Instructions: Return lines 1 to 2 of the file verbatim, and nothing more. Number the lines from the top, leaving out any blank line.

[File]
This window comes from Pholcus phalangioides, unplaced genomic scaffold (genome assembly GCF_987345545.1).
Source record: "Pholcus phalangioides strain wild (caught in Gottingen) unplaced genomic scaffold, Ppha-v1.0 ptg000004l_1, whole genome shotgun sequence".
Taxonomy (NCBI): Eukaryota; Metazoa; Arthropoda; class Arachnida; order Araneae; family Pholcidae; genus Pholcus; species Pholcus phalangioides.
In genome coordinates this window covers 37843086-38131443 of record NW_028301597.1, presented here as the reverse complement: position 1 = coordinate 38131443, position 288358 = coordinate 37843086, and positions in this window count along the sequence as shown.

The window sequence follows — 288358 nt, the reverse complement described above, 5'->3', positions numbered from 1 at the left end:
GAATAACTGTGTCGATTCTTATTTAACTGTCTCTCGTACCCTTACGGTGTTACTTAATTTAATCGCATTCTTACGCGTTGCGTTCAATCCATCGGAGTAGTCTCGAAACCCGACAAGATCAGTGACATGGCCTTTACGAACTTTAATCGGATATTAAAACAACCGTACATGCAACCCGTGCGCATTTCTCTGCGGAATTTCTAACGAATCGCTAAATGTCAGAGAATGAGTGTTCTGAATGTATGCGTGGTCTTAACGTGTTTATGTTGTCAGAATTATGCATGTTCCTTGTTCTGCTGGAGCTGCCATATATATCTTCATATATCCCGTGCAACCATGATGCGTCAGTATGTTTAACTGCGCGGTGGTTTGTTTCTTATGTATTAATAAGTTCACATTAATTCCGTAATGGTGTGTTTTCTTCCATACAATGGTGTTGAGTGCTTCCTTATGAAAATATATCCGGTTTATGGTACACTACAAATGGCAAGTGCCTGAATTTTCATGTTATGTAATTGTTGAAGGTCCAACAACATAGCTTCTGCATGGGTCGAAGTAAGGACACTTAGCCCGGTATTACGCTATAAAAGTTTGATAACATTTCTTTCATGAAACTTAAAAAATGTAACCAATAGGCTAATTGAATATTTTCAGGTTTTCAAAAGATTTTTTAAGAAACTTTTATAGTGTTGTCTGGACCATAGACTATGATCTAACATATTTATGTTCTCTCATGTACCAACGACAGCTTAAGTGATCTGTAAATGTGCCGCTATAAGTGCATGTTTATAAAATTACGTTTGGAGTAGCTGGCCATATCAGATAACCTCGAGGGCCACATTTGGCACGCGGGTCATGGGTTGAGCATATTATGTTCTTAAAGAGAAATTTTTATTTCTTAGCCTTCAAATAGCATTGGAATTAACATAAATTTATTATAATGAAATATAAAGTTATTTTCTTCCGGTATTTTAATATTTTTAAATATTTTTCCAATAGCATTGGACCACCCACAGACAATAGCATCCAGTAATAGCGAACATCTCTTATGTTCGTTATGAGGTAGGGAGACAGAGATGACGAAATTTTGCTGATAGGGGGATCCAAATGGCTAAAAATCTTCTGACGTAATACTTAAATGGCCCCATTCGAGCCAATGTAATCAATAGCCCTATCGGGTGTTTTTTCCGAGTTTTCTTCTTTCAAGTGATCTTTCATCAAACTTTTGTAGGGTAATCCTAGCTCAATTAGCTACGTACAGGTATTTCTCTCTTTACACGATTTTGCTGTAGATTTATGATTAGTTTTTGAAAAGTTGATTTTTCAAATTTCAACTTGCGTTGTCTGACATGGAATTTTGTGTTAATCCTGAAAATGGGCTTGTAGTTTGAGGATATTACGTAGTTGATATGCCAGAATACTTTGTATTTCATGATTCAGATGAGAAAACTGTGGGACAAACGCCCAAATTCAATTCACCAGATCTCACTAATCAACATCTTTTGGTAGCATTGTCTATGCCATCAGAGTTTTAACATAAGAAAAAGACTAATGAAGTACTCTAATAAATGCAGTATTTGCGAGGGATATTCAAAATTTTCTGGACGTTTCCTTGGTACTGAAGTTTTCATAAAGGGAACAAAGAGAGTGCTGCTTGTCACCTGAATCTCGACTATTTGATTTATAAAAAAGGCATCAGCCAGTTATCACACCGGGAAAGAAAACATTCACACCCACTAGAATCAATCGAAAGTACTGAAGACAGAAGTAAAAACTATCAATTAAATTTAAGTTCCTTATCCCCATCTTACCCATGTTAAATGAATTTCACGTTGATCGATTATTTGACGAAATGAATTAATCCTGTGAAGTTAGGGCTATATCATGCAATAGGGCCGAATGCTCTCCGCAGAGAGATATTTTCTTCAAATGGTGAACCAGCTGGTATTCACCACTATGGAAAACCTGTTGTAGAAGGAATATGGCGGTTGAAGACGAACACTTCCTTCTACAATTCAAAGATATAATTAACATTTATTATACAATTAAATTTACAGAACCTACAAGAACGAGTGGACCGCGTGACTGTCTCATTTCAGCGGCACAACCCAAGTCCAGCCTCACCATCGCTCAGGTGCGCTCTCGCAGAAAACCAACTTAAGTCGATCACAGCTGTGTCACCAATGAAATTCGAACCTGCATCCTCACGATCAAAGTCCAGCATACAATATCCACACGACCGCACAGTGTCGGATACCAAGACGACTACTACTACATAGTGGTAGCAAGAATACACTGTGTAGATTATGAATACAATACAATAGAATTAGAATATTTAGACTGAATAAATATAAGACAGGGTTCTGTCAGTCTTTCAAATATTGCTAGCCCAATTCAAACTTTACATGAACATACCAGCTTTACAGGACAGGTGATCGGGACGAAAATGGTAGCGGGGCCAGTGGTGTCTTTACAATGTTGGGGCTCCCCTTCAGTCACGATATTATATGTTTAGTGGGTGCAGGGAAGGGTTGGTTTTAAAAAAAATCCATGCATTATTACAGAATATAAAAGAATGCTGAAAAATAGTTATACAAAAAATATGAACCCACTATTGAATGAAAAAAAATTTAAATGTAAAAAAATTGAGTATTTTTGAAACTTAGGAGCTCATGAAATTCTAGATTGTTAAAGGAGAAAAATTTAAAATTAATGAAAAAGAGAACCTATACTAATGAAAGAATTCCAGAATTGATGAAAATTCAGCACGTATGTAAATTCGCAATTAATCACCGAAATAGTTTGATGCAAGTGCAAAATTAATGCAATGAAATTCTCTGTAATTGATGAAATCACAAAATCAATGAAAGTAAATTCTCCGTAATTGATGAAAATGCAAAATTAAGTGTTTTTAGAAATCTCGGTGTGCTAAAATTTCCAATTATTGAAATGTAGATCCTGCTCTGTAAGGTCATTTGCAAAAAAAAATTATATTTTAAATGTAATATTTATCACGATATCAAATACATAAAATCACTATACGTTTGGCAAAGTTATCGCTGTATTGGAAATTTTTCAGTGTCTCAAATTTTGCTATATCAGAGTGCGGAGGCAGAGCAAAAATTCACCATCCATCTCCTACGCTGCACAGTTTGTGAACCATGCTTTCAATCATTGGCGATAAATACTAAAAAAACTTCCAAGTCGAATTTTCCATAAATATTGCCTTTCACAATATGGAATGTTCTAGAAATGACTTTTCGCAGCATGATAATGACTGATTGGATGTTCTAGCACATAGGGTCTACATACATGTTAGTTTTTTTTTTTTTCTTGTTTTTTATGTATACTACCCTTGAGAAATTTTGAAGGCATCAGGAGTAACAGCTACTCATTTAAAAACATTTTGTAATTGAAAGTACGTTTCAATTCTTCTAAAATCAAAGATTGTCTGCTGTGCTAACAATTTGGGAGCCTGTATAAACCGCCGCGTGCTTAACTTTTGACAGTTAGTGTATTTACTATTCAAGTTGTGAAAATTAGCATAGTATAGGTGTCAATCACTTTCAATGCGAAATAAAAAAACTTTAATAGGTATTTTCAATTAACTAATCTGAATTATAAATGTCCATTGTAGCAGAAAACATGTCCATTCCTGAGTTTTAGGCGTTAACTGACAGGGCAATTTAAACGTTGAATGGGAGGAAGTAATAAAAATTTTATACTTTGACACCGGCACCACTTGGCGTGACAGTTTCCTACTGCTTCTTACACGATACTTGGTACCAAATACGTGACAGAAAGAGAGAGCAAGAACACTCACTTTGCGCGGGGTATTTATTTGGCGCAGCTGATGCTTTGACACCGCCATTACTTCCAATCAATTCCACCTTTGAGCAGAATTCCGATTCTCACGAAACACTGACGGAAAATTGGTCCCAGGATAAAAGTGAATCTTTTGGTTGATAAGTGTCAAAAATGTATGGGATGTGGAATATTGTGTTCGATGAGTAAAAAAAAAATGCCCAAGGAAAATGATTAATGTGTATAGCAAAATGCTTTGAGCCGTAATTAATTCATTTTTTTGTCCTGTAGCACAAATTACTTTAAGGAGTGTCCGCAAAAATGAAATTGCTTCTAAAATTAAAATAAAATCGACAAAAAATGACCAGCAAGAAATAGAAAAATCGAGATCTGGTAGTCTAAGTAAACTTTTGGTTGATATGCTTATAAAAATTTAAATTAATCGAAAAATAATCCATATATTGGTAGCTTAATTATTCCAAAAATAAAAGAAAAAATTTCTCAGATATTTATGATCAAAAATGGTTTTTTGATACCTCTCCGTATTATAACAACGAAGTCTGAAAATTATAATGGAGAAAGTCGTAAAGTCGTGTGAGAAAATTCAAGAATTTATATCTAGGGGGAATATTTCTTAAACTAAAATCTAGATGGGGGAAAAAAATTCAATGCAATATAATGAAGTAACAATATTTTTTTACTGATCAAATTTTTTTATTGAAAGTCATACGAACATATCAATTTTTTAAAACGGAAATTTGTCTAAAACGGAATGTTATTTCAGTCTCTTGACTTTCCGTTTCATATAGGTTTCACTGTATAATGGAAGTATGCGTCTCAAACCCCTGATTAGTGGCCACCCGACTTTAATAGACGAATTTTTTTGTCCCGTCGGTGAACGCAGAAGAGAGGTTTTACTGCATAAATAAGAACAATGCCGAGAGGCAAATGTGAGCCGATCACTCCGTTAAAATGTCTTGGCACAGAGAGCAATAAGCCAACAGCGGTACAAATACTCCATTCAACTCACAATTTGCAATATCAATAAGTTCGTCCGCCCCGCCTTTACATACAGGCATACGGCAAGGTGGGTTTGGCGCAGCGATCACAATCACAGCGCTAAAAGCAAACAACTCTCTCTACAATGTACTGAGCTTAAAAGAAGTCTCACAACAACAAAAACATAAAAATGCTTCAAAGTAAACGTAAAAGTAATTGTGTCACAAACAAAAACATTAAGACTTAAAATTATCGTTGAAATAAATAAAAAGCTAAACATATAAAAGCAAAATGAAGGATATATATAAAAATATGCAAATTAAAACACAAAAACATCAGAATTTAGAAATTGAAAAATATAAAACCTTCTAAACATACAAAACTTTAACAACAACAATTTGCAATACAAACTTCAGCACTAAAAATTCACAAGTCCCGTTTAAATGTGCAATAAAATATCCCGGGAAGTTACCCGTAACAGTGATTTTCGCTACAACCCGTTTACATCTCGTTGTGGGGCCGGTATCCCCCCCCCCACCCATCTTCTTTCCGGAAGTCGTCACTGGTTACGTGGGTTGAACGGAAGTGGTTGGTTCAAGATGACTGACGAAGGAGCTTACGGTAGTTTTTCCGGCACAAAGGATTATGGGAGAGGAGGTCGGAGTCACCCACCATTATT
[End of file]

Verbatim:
This window comes from Pholcus phalangioides, unplaced genomic scaffold (genome assembly GCF_987345545.1).
Source record: "Pholcus phalangioides strain wild (caught in Gottingen) unplaced genomic scaffold, Ppha-v1.0 ptg000004l_1, whole genome shotgun sequence".